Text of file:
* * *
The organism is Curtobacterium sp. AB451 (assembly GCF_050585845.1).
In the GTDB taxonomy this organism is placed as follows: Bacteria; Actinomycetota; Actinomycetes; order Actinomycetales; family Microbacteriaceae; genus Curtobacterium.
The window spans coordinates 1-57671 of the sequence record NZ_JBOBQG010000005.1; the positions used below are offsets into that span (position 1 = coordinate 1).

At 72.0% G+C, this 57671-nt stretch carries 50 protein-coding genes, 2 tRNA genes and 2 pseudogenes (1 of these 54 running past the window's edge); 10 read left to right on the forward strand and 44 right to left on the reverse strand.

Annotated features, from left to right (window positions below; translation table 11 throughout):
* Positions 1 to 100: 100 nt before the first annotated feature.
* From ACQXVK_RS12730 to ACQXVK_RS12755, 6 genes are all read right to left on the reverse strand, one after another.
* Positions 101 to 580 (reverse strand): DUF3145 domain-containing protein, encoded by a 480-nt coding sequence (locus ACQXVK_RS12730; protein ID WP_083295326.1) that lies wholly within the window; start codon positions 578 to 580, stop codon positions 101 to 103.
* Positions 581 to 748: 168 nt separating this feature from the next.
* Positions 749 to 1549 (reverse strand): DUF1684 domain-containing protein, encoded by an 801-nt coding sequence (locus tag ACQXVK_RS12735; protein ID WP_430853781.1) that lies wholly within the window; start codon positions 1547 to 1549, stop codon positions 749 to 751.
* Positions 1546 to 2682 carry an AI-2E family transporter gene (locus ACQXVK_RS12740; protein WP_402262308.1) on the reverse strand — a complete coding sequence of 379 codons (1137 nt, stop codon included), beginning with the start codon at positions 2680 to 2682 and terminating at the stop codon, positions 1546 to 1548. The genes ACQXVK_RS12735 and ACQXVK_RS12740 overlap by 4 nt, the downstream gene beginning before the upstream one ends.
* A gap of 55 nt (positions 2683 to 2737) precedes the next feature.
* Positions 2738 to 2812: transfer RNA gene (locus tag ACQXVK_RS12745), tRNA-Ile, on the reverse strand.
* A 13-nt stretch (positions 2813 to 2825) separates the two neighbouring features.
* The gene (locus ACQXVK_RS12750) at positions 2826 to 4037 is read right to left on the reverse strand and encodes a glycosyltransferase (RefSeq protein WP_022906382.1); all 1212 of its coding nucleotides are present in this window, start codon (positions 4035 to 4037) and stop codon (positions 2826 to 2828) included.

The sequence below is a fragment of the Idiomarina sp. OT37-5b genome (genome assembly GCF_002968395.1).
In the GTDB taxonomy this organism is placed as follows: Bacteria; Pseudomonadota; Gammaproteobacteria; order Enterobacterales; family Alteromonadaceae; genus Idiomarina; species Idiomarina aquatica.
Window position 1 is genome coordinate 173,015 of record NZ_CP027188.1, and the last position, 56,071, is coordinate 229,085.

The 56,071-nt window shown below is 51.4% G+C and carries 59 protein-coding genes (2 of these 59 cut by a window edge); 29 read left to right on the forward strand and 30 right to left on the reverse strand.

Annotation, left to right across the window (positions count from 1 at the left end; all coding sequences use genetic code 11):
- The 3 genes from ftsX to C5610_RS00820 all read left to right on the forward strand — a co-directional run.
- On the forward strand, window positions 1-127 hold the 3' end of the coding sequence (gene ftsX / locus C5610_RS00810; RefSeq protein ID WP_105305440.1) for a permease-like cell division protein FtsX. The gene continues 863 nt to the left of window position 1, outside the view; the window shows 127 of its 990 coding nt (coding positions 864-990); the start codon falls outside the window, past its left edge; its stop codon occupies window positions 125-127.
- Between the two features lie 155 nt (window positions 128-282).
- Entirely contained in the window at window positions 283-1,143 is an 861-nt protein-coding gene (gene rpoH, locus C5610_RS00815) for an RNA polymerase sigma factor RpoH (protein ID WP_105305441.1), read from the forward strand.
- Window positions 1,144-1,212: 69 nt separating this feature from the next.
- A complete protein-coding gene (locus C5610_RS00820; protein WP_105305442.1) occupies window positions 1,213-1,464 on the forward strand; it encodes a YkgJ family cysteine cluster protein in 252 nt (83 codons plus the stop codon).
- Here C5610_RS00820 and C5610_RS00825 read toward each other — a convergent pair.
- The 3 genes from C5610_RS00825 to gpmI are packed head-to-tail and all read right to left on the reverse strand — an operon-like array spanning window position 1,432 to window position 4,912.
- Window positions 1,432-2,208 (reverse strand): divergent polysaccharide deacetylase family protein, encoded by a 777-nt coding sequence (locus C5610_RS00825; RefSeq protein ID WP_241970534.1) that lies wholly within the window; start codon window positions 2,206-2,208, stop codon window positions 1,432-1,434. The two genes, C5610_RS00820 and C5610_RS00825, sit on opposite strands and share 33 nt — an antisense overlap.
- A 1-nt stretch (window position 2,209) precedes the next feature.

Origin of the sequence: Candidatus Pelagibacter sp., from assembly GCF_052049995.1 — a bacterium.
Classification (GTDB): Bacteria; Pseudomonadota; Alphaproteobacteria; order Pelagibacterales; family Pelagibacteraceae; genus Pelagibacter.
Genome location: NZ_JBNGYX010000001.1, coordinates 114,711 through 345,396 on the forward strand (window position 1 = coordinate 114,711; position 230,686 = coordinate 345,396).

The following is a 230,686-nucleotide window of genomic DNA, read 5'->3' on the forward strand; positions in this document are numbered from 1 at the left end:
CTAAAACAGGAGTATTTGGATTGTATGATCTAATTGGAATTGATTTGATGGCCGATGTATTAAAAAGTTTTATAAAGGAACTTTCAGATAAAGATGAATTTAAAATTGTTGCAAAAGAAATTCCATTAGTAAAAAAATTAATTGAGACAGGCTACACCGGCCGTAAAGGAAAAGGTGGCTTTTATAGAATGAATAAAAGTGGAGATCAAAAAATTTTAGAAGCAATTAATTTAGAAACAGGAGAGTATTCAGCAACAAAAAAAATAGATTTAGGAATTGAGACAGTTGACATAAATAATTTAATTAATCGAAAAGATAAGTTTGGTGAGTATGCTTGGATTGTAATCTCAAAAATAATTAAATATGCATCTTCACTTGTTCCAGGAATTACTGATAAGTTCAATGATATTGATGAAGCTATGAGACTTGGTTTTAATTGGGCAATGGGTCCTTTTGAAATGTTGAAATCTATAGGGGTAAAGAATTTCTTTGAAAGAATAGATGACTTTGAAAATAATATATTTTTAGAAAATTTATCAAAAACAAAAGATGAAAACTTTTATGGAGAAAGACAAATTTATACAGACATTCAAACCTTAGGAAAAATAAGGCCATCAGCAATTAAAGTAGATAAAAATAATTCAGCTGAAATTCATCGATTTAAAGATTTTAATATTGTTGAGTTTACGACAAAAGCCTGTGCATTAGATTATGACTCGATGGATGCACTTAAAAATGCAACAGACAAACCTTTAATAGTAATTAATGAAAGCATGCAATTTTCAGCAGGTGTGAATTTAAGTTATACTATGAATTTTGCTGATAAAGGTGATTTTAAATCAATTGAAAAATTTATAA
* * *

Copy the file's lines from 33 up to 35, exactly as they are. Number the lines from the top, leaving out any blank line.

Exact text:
Genome location: NZ_JBNGYX010000001.1, coordinates 114,711 through 345,396 on the forward strand (window position 1 = coordinate 114,711; position 230,686 = coordinate 345,396).

The following is a 230,686-nucleotide window of genomic DNA, read 5'->3' on the forward strand; positions in this document are numbered from 1 at the left end:
CTAAAACAGGAGTATTTGGATTGTATGATCTAATTGGAATTGATTTGATGGCCGATGTATTAAAAAGTTTTATAAAGGAACTTTCAGATAAAGATGAATTTAAAATTGTTGCAAAAGAAATTCCATTAGTAAAAAAATTAATTGAGACAGGCTACACCGGCCGTAAAGGAAAAGGTGGCTTTTATAGAATGAATAAAAGTGGAGATCAAAAAATTTTAGAAGCAATTAATTTAGAAACAGGAGAGTATTCAGCAACAAAAAAAATAGATTTAGGAATTGAGACAGTTGACATAAATAATTTAATTAATCGAAAAGATAAGTTTGGTGAGTATGCTTGGATTGTAATCTCAAAAATAATTAAATATGCATCTTCACTTGTTCCAGGAATTACTGATAAGTTCAATGATATTGATGAAGCTATGAGACTTGGTTTTAATTGGGCAATGGGTCCTTTTGAAATGTTGAAATCTATAGGGGTAAAGAATTTCTTTGAAAGAATAGATGACTTTGAAAATAATATATTTTTAGAAAATTTATCAAAAACAAAAGATGAAAACTTTTATGGAGAAAGACAAATTTATACAGACATTCAAACCTTAGGAAAAATAAGGCCATCAGCAATTAAAGTAGATAAAAATAATTCAGCTGAAATTCATCGATTTAAAGATTTTAATATTGTTGAGTTTACGACAAAAGCCTGTGCATTAGATTATGACTCGATGGATGCACTTAAAAATGCAACAGACAAACCTTTAATAGTAATTAATGAAAGCATGCAATTTTCAGCAGGTGTGAATTTAAGTTATACTATGAATTTTGCTGATAAAGGTGATTTTAAATCAATTGAAAAATTTATAA